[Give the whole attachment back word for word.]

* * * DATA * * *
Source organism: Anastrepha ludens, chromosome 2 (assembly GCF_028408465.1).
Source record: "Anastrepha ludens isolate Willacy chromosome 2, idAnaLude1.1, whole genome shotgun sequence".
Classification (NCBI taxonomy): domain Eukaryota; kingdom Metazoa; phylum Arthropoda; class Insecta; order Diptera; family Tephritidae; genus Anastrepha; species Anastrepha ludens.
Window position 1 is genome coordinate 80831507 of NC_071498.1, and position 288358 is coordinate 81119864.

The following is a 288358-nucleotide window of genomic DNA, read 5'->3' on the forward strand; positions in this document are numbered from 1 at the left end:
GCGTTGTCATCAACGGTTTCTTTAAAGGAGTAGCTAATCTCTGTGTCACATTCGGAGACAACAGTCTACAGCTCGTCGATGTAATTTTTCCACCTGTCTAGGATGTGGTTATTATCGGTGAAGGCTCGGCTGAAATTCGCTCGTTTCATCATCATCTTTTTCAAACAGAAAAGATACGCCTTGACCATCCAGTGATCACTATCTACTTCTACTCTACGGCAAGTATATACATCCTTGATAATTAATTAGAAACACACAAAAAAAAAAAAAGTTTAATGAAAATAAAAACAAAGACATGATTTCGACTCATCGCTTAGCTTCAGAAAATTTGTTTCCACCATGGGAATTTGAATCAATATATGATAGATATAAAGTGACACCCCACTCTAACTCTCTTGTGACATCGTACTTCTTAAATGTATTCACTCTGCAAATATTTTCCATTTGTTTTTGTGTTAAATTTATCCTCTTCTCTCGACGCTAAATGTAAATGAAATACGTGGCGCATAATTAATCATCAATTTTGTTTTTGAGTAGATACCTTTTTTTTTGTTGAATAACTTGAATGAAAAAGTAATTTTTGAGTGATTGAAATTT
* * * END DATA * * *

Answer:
Source organism: Anastrepha ludens, chromosome 2 (assembly GCF_028408465.1).
Source record: "Anastrepha ludens isolate Willacy chromosome 2, idAnaLude1.1, whole genome shotgun sequence".
Classification (NCBI taxonomy): domain Eukaryota; kingdom Metazoa; phylum Arthropoda; class Insecta; order Diptera; family Tephritidae; genus Anastrepha; species Anastrepha ludens.
Window position 1 is genome coordinate 80831507 of NC_071498.1, and position 288358 is coordinate 81119864.

The following is a 288358-nucleotide window of genomic DNA, read 5'->3' on the forward strand; positions in this document are numbered from 1 at the left end:
GCGTTGTCATCAACGGTTTCTTTAAAGGAGTAGCTAATCTCTGTGTCACATTCGGAGACAACAGTCTACAGCTCGTCGATGTAATTTTTCCACCTGTCTAGGATGTGGTTATTATCGGTGAAGGCTCGGCTGAAATTCGCTCGTTTCATCATCATCTTTTTCAAACAGAAAAGATACGCCTTGACCATCCAGTGATCACTATCTACTTCTACTCTACGGCAAGTATATACATCCTTGATAATTAATTAGAAACACACAAAAAAAAAAAAAGTTTAATGAAAATAAAAACAAAGACATGATTTCGACTCATCGCTTAGCTTCAGAAAATTTGTTTCCACCATGGGAATTTGAATCAATATATGATAGATATAAAGTGACACCCCACTCTAACTCTCTTGTGACATCGTACTTCTTAAATGTATTCACTCTGCAAATATTTTCCATTTGTTTTTGTGTTAAATTTATCCTCTTCTCTCGACGCTAAATGTAAATGAAATACGTGGCGCATAATTAATCATCAATTTTGTTTTTGAGTAGATACCTTTTTTTTTGTTGAATAACTTGAATGAAAAAGTAATTTTTGAGTGATTGAAATTT